Court Nixes 40 Percent Attorneys' Fees
People hate on lawyers for a lot of reasons, but the high fees are often the bottom line.
When people call you a blood-sucker -- and not in a Halloweenish way -- it means you charge too much. And it's not just about the money.
In one North Carolina case, it's about the fee and the clients. The attorneys want $400,000 from clients who didn't understand what they were doing, a judge said.
Judge Terrence Boyle says that Henry McCollum lacked competence to sign an agreement to pay lawyers 40 percent of a civil recovery. McCollum and his brother claimed wrongful imprisonment after serving 30 years on charges that were later dropped.
McCollum and Leon Brown, his half-brother, had agreed to a $1 million settlement with investigators who secured fake confessions from them when they were teenagers. But the judge rejected the settlement proposal.
"Despite his desire to proceed for himself and manage his own affairs, McCollum continues to evince signs of being easily manipulated and a lack of understanding of his attorneys," the judge wrote. He did not rule on Brown's case, but wants more information.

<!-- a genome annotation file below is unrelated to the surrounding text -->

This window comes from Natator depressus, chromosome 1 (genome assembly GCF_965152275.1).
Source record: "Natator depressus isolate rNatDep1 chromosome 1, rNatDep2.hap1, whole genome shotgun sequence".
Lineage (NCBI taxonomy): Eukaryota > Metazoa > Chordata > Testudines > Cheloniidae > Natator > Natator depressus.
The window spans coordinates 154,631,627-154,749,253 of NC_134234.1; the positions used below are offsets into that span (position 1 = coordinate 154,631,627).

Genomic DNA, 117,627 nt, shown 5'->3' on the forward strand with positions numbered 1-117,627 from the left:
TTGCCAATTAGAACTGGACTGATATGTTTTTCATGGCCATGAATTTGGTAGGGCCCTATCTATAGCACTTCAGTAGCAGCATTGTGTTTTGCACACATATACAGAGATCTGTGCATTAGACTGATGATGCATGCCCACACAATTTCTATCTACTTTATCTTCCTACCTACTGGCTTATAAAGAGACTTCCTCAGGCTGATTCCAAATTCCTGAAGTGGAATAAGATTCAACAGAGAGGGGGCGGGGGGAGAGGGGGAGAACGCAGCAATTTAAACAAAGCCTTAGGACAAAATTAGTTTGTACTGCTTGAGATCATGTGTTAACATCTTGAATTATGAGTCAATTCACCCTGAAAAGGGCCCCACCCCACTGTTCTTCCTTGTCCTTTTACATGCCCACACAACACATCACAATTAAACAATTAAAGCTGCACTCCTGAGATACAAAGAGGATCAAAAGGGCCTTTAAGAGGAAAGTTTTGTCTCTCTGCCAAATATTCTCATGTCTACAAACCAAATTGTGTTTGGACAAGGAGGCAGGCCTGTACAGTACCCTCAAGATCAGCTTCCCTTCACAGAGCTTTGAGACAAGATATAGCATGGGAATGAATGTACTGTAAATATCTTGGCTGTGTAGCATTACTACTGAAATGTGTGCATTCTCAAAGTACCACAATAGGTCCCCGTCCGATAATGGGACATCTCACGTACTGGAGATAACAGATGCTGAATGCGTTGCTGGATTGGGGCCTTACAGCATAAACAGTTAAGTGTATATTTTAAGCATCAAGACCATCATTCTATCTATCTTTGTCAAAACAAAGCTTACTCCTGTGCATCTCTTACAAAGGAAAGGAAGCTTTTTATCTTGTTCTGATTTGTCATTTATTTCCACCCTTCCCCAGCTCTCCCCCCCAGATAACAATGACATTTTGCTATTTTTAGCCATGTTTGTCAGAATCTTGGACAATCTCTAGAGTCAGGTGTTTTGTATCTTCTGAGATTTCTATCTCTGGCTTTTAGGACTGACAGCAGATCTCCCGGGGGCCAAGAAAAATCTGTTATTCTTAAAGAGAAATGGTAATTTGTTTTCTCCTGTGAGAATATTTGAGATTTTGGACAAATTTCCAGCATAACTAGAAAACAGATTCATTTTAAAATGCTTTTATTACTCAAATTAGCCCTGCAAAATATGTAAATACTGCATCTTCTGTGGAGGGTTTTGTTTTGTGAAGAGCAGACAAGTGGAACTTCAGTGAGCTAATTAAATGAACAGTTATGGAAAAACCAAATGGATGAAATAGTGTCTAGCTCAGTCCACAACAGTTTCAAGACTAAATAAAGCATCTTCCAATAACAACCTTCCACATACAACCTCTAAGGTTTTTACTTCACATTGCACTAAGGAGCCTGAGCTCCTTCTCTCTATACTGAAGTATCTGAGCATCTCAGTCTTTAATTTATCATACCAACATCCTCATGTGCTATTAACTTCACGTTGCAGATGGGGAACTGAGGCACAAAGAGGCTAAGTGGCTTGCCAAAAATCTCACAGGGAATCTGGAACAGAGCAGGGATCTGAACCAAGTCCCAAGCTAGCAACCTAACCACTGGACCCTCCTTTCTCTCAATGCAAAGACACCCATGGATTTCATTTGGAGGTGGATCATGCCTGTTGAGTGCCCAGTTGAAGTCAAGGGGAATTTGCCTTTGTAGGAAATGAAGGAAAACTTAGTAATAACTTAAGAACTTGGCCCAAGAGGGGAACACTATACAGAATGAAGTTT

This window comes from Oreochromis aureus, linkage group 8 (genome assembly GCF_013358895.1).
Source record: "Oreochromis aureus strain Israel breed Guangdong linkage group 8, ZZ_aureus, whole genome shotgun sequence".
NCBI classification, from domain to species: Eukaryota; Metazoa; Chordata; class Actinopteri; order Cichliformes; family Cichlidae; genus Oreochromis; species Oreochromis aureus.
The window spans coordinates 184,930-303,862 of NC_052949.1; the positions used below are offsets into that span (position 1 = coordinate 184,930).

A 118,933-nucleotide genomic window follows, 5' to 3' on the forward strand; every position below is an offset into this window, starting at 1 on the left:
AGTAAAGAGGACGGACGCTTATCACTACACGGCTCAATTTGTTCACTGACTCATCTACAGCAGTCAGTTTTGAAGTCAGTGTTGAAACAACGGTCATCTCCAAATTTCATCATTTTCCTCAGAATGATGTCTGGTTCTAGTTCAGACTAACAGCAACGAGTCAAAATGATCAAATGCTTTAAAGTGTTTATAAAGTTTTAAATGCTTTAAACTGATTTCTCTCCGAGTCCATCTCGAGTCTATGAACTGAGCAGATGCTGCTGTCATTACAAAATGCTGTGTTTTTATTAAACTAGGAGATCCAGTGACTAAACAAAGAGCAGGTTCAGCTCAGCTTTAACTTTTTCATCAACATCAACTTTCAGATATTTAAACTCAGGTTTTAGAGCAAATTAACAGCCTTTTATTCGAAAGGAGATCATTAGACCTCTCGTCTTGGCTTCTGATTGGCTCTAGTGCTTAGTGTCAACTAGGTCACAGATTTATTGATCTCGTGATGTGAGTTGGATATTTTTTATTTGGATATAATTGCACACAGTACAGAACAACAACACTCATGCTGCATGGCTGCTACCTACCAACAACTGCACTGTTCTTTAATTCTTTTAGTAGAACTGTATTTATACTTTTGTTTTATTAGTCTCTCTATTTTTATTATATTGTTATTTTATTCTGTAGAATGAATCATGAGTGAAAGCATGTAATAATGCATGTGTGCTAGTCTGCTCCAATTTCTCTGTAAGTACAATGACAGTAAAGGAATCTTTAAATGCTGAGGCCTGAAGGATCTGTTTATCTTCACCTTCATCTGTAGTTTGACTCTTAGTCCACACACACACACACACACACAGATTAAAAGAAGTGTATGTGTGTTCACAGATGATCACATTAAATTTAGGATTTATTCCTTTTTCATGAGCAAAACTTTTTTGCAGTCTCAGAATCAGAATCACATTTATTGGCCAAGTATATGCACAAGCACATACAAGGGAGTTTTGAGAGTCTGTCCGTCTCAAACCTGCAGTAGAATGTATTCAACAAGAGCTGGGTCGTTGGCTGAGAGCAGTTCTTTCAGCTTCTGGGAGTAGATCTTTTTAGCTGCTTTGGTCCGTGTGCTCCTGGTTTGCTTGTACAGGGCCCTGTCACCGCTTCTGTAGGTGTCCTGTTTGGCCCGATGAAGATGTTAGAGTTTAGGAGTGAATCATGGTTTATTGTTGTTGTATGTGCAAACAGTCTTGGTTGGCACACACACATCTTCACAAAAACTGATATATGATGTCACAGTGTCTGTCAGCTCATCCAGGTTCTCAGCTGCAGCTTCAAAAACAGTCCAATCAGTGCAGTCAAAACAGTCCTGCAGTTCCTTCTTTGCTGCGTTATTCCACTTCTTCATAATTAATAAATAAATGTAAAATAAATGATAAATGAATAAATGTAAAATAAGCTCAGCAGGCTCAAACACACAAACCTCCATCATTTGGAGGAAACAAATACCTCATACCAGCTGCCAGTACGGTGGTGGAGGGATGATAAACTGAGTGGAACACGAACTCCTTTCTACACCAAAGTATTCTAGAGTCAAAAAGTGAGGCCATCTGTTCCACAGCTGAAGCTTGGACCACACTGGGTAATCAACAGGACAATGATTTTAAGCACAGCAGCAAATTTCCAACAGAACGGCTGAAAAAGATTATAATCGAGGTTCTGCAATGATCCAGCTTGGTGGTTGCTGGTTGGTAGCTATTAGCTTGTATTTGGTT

In addition to claiming 40 percent of the settlement, the lawyers wanted half of the $750,000 payments from the state to each brother.
Guardian Ad Litem
A guardian ad litem, who has been appointed to the case, said the attorneys steered the brothers into high-interest loans and other "dubious financial arrangements."
"The court concluded that there's no valid representation agreement, so the next step is to address potential claims to recover money that's been taken from him," Raymond Tarlton told the Associated Press.
At the time of their release from prison, McCollum had been the longest-serving inmate on North Carolina's death row. His brother, who was 15 years old at the time of his confession, had been sentenced to life in prison.
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